As an economic historian who studies the antebellum South, and one who lived in Louisiana while learning their trade, sugar is something that has always interested me. Sugar was an industrial enterprise, and took a large amount of both technology and organization to realize the potential profits of this “white gold.” Recently, I was on vacation in St. Kitts, and did a tour there riding the St. Kitts Sugar Train (you can visit their website here). This train was built in 1912 to serve the sugar plantations on the island. While the plantations are gone, and in many cases are being used to build cheap housing for the island’s inhabitants, the train is still there. While on that train, I could still see the remnants of the old sugar mills, both the stacks of the boiling houses and the remains of the windmills used to power the plants. These pictures are a stark reminder of the impact of sugar on these areas. This post is not meant to be a complete review of the history of sugar on the island, even though there are a few tidbits about it below. My purpose is to remind myself, and others, that the effects of these past events are ever present on the landscape. History is not just the study of the past, it is a study of the impact that past still has today. I was reminded of this on my train ride.
Slave labor was used to produce sugar for colonial masters, and this island was a major part of Britain’s sugar wealth in the Caribbean. Vincent Hubbard, in his work on the island, put the population of St. Kitts in 1724 as 4000 white and 11,500 black. By 1774, the white population had declined to 1,900, while the black population, mostly enslaved, had expanded to 23,462. This was a common occurrence in slave-holding areas growing cash crops in this period, a pattern that the southern United States followed. After the end of slavery in 1834, sugar continued to be produced, but it went into decline. But, even in decline, it still dominated the island until very recently, and St. Kitts is still working to find a new economic balance where tourism is the major employer for the island.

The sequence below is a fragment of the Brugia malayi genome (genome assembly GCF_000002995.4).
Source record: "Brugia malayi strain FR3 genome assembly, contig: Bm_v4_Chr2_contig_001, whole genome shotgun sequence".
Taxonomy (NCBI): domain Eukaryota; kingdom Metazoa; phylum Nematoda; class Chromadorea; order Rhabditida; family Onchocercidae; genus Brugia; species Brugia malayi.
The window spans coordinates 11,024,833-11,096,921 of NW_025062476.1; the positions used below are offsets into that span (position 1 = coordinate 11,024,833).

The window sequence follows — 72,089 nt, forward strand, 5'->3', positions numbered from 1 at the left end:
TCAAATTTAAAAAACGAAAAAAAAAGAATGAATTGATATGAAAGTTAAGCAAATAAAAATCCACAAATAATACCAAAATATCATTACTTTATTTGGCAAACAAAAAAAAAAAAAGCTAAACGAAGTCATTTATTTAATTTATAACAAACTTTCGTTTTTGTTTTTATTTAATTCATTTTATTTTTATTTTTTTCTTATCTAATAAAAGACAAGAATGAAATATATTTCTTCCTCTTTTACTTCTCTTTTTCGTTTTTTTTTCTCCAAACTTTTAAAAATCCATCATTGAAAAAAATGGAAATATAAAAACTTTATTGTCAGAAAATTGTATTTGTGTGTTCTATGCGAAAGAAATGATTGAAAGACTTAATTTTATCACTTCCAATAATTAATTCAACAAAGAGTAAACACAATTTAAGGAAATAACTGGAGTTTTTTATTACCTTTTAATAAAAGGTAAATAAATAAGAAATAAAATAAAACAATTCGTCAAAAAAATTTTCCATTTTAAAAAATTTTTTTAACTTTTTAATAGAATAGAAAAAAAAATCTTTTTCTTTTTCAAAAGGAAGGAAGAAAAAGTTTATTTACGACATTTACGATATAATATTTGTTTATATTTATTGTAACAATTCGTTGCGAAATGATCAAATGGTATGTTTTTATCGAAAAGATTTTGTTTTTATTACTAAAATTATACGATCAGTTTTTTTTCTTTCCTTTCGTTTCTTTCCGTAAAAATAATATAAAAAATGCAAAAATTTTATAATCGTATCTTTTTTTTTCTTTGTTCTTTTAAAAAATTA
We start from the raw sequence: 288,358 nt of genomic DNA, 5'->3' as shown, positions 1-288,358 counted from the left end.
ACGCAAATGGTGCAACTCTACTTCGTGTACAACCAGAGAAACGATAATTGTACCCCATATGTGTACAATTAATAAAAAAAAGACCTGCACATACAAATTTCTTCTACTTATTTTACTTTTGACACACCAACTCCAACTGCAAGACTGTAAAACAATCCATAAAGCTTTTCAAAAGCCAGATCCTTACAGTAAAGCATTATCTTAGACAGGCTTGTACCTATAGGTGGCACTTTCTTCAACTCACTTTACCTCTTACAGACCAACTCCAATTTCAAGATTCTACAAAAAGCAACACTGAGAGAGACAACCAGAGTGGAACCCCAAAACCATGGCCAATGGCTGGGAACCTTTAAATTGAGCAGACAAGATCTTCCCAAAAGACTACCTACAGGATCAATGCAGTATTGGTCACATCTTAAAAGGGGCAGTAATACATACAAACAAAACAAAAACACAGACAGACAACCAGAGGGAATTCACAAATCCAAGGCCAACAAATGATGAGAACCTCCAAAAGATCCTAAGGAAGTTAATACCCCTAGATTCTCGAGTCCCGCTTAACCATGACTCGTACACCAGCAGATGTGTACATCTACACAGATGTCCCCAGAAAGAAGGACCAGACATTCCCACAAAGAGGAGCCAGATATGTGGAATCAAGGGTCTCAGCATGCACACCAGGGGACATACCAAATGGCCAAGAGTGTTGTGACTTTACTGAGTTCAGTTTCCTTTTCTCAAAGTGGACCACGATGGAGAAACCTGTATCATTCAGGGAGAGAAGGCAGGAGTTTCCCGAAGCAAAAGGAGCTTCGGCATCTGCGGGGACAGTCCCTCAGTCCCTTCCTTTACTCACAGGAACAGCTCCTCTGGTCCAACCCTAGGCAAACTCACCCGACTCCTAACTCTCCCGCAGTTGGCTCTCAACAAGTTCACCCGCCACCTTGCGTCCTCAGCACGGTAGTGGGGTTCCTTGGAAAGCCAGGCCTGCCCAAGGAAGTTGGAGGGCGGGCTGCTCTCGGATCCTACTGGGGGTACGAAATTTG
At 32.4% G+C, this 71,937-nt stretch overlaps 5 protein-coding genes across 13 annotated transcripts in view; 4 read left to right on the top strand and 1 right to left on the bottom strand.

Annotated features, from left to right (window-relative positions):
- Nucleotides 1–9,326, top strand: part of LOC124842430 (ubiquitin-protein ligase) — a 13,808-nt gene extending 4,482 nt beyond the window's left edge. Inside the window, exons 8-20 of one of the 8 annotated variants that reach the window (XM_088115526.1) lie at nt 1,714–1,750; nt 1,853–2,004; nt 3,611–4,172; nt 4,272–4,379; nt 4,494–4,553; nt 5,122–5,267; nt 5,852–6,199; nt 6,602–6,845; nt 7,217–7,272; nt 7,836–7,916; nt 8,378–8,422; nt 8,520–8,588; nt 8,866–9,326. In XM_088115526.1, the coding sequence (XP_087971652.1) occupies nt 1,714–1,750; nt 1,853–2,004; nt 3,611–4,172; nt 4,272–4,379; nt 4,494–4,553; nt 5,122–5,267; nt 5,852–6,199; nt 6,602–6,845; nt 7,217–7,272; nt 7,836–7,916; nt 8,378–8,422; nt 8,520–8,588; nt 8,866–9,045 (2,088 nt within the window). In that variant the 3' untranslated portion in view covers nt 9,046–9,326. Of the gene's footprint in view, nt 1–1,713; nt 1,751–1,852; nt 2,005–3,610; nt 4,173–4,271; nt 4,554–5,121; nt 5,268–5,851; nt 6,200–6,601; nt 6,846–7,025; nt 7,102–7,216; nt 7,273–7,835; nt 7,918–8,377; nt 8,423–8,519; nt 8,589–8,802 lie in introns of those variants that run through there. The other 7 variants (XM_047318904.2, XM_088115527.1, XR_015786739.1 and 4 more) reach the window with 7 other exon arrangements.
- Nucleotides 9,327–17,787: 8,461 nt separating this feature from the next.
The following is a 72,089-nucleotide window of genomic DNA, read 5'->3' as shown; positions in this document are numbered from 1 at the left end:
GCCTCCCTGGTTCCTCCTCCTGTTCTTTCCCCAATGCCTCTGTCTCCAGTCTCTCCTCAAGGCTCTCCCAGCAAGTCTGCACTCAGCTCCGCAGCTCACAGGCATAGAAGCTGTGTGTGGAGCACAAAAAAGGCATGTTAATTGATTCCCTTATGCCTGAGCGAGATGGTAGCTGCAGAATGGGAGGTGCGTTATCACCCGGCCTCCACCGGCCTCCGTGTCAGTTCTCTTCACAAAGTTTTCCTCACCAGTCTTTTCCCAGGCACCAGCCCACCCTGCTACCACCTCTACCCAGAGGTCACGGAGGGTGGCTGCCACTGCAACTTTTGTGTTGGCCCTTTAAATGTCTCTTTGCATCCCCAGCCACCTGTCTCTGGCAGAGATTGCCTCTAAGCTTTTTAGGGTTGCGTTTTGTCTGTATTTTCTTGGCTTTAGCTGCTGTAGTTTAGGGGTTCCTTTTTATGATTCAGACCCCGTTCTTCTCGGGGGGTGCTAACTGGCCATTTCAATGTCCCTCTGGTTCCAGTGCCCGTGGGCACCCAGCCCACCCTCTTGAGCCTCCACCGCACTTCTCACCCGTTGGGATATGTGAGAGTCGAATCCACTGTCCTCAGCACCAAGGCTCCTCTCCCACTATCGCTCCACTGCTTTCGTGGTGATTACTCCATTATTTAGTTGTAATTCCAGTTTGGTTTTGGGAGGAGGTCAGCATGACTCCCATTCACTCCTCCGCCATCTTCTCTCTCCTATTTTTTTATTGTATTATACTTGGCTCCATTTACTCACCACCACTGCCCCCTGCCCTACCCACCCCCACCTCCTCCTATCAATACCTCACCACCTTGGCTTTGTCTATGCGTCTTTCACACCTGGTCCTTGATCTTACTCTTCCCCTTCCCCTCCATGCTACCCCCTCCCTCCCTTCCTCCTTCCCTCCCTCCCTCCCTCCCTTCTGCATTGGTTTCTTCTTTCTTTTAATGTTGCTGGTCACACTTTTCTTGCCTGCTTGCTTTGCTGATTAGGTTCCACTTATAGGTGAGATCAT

While my upcoming book on industry in the Gulf South from the LSU Press, Industrial Development and Manufacturing in the Antebellum Gulf South: A Reevaluation, does not discuss sugar much, as the census schedules I needed for Louisiana were incomplete, missing, or damaged, this is something that needs to be reviewed much deeper in the future. I am starting to work on research to see how the use of slaves in industrialized sugar processing impacted later industrial development in the South, but seeing the remains of these sugar works reminded me that the scale of my research should be much larger.